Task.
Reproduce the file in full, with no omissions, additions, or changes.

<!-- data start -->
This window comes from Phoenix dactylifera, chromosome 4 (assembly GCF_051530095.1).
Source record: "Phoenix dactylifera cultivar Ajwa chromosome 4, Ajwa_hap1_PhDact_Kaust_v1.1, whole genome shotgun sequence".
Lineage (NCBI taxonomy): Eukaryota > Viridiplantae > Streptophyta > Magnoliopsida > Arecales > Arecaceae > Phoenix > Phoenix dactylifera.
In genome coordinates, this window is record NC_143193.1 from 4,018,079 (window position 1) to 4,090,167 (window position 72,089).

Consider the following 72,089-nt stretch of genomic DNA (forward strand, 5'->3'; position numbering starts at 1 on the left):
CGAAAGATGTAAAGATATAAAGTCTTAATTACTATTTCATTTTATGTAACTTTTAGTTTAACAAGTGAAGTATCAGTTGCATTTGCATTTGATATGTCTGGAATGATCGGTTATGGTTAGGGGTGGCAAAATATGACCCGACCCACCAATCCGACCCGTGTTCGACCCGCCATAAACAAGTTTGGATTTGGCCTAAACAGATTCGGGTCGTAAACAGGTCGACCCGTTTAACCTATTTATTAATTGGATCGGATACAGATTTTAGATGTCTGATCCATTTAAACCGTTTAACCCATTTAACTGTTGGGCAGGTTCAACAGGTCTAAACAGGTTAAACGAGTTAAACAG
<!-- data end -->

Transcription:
This window comes from Phoenix dactylifera, chromosome 4 (assembly GCF_051530095.1).
Source record: "Phoenix dactylifera cultivar Ajwa chromosome 4, Ajwa_hap1_PhDact_Kaust_v1.1, whole genome shotgun sequence".
Lineage (NCBI taxonomy): Eukaryota > Viridiplantae > Streptophyta > Magnoliopsida > Arecales > Arecaceae > Phoenix > Phoenix dactylifera.
In genome coordinates, this window is record NC_143193.1 from 4,018,079 (window position 1) to 4,090,167 (window position 72,089).

Consider the following 72,089-nt stretch of genomic DNA (forward strand, 5'->3'; position numbering starts at 1 on the left):
CGAAAGATGTAAAGATATAAAGTCTTAATTACTATTTCATTTTATGTAACTTTTAGTTTAACAAGTGAAGTATCAGTTGCATTTGCATTTGATATGTCTGGAATGATCGGTTATGGTTAGGGGTGGCAAAATATGACCCGACCCACCAATCCGACCCGTGTTCGACCCGCCATAAACAAGTTTGGATTTGGCCTAAACAGATTCGGGTCGTAAACAGGTCGACCCGTTTAACCTATTTATTAATTGGATCGGATACAGATTTTAGATGTCTGATCCATTTAAACCGTTTAACCCATTTAACTGTTGGGCAGGTTCAACAGGTCTAAACAGGTTAAACGAGTTAAACAG